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"You want to explain virtualization with stick figures. Stick figures."
It wasn’t an easy sell. Software companies don’t do stick figure. Obscenely large starbursts? Sure. Cheesy 3D icons? Definitely. Mick Jagger? Bring it on. But stick figures?
Well, they’re used in storyboarding for a reason. They’re simple. They’re fun to draw. And they don’t clutter up complex stories. So they are great ambassadors for talking about technology.
You know, technology wasn’t always so hard to explain. People had problems, and a new gadget promised to fix things. Add a little innovation, exchange a few dollars, and it was quickly evident if the technology lived up to its promises.
Somewhere along the line, things got complicated. Buying technology became a habit. Especially buying software. And as software development progressed, it made smaller and smaller leaps of innovation.
The promises became less about solving your problems and more about dazzling new and improved features. Features that weren’t all that useful in the first place. When you picked up the shiny box of software, it seemed awfully lightweight for its size and price.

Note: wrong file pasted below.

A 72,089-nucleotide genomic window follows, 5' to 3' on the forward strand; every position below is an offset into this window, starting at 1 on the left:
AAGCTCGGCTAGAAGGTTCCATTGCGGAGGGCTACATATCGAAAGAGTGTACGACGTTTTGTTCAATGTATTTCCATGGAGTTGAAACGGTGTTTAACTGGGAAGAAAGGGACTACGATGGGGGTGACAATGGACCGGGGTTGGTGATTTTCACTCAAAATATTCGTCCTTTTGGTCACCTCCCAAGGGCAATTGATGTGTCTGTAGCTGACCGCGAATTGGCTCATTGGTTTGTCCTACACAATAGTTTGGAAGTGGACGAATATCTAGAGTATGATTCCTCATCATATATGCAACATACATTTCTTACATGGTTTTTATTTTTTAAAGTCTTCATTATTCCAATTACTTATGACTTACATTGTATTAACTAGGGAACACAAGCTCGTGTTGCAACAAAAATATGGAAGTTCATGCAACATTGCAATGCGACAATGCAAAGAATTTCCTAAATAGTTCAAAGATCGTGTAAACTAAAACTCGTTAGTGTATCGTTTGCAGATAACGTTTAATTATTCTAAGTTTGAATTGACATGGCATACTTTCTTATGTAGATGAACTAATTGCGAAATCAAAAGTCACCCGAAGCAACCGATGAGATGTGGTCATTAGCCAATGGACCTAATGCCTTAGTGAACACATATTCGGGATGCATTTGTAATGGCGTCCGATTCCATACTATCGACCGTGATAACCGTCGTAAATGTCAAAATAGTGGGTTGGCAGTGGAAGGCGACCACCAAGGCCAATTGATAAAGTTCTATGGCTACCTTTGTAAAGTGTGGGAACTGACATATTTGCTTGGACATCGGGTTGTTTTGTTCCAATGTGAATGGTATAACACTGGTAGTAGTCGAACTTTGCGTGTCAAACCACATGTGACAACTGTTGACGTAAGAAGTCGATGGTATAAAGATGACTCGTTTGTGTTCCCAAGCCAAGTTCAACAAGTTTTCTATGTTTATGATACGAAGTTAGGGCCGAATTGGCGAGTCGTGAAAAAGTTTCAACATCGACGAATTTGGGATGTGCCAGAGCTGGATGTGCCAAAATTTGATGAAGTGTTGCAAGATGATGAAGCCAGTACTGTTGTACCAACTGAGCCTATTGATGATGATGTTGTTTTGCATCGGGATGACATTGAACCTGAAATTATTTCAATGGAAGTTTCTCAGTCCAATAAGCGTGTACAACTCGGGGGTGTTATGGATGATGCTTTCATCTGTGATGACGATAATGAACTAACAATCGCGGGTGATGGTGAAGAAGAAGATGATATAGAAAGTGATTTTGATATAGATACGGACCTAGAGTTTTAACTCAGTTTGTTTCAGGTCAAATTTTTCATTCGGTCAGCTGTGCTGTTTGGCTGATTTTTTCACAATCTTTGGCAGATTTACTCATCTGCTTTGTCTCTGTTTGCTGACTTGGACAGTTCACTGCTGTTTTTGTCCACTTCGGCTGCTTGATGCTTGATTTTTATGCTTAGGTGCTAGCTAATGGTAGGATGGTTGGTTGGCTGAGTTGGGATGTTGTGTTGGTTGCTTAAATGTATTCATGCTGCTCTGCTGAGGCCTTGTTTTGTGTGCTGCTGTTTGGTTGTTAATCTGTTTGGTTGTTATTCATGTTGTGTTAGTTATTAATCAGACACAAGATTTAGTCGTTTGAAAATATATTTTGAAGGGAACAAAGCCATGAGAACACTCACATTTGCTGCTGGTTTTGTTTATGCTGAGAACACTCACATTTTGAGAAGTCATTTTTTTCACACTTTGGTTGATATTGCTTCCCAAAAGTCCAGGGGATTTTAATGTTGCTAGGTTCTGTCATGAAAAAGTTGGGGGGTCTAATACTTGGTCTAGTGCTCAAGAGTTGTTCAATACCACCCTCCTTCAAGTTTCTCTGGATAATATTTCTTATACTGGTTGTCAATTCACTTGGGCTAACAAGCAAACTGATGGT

The back of the box had bulleted lists of numbers and jargon. You wondered what they were selling that you actually needed. Everyone else was upgrading to the software inside this shiny new box, but no one could actually tell you why.
When talking about technology becomes so complex that even geeks can’t explain it, the rest of us are in trouble.
So when we saw that Red Hat Enterprise Linux 5 was designed to solve real-world problems, we knew those were stories we needed to tell. We didn’t want to use indecipherable words like "virtualization" and "live migration" without giving simple explanations of what those technologies mean to our customers.
We thought about making flashy movies with stylish animations, just like any other company would have done. But at Red Hat, we try to find simple ways to solve complex problems. We did it with virtualization. We’re doing it with tech support.
So, we figured, why not tell these (complex) stories in an equally simple way?